Big government aficionados have become experts at exploiting public health and safety concerns to justify taking more of your money.
Sugary drink taxes. Red light cameras. Plastic bag taxes. Liquor taxes. Tobacco taxes.
All are bureaucratic money grabs in the name of the public’s general well-being.
Take Cook County Board President Toni Preckwinkle’s tax on soft drinks, juices and other beverages that have added sugar or artificial sweeteners.
The penny-per-ounce grab adds $1.44 to the cost of a 12-pack of canned soda, or 68 cents to a 2-liter bottle. It also is imposed on fountain drinks, making that gigantic 99-cent pop not such a great bargain anymore.
When Preckwinkle got behind the tax, she said it was all about its health benefits. Sugary drinks contribute to the nation’s very real problem with obesity and diseases such as diabetes, Preckwinkle argued, so the new tax will deter people from purchasing and, therefore, consuming them.
This tax isn’t about public health. Consumers who want their sodas will get them, whether it means sucking it up and paying the excessive fee or driving across county lines and purchasing it elsewhere.
This is a money grab by a bloated bureaucracy, pure and simple. And it’s almost universally maligned.
Preckwinkle showed her hand when she tried to capture millions of dollars from the Illinois Retail Merchants Association, which filed a lawsuit seeking to halt the sugary drink tax from going into effect. The association won an initial court battle when a Cook County judge issued a temporary restraining order, preventing the county from enacting the tax on its scheduled July 1 start date. Late last month, however, the judge lifted the TRO and dismissed the lawsuit, saying the county had the right to institute the tax beginning in early August.
But Preckwinkle, oh so concerned about the health of her constituents, immediately went after the lost July revenue by seeking $17 million in damages from IRMA.
She quickly backed off the shameless pursuit after being roundly criticized by, well, pretty much everyone.
The sugary drink taxes are a subversion, and as shameless as the red-light enforcement cameras that have been in use in Illinois communities for about a decade now. Billed as a way to make select intersections safer from car crashes, they’ve done nothing but fill the coffers of municipal governments in Chicago and across the suburbs.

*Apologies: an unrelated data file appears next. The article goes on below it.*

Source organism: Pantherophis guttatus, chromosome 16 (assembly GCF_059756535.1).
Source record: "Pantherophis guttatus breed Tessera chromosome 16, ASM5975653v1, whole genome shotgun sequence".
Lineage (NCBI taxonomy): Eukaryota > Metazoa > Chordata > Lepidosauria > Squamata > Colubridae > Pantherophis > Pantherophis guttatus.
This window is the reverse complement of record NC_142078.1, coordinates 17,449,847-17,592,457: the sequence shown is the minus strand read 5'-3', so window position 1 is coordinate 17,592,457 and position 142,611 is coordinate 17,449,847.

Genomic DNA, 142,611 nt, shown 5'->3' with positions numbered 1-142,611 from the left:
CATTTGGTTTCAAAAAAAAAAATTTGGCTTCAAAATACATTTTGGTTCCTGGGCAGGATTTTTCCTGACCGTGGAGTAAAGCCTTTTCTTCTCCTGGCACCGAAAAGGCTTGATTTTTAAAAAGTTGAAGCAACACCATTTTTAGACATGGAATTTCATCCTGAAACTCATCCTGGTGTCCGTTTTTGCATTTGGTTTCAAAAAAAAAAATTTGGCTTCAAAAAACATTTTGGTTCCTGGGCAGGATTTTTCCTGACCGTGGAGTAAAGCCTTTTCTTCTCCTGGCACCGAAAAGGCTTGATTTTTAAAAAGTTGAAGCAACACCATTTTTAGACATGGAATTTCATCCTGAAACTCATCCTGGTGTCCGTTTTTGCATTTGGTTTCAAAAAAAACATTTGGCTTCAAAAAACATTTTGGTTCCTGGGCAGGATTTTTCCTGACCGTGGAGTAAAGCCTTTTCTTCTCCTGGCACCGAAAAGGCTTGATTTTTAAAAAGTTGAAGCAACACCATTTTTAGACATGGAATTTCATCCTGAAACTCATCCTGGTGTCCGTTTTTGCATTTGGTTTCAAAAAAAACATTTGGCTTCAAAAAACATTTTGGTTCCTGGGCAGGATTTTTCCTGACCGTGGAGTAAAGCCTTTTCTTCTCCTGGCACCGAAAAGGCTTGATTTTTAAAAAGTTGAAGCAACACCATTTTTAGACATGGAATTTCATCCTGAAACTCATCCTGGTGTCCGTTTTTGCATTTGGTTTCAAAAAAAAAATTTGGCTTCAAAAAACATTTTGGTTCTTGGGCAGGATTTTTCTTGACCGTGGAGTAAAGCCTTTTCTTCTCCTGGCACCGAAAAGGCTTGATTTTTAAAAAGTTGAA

A Sun-Times/ABC 7 investigation in May found that 86 suburban communities collected $67 million last year alone in ticket revenue generated by red light cameras. That revenue increased by almost 50 percent from 2014 as more and more communities installed the cameras, according to the study.
As for the public safety benefits? They don’t make us better drivers, just poorer drivers.
A 2014 study commissioned by the Chicago Tribune found little safety benefits from the use of red light cameras. In fact, the Tribune’s study found that, while right-angle crash injuries at intersections were reduced by about 15 percent, there also was a 22 percent increase in rear-end crash injuries due to motorists stopping suddenly to avoid a ticket.
But it’s all about public safety, right?
Several efforts over many years to ban or restrict the use of red-light cameras in Illinois have, to date, failed in the state legislature.
That has me somewhat skeptical about new state efforts to eliminate Preckwinkle’s drink tax.
Two separate measures filed last week seek to ban sweetened beverage taxes across Illinois, including the existing one in Cook County.
What makes this latest effort more encouraging is the overwhelming opposition to the tax. A recent poll commissioned by the Illinois Manufacturers’ Association found that 87 percent of likely Cook County voters oppose it. Some 80 percent of respondents said they knew it was implemented to raise money and not to improve public health.
On top of that, opponents to the new tax on the Cook County Board are themselves trying to repeal it. The board split on the measure last year, 8-8, before Preckwinkle cast the deciding vote in favor.
This time, 11 County Board members would need to join a repeal vote in order to override a likely Preckwinkle veto, making it a steep uphill battle.
I’ve made a practice of avoiding routes through communities that stuff their bank accounts with red light camera money.
And, at least for now, I’ll be smuggling in Diet Cokes from the far suburbs whenever I commute to Chicago.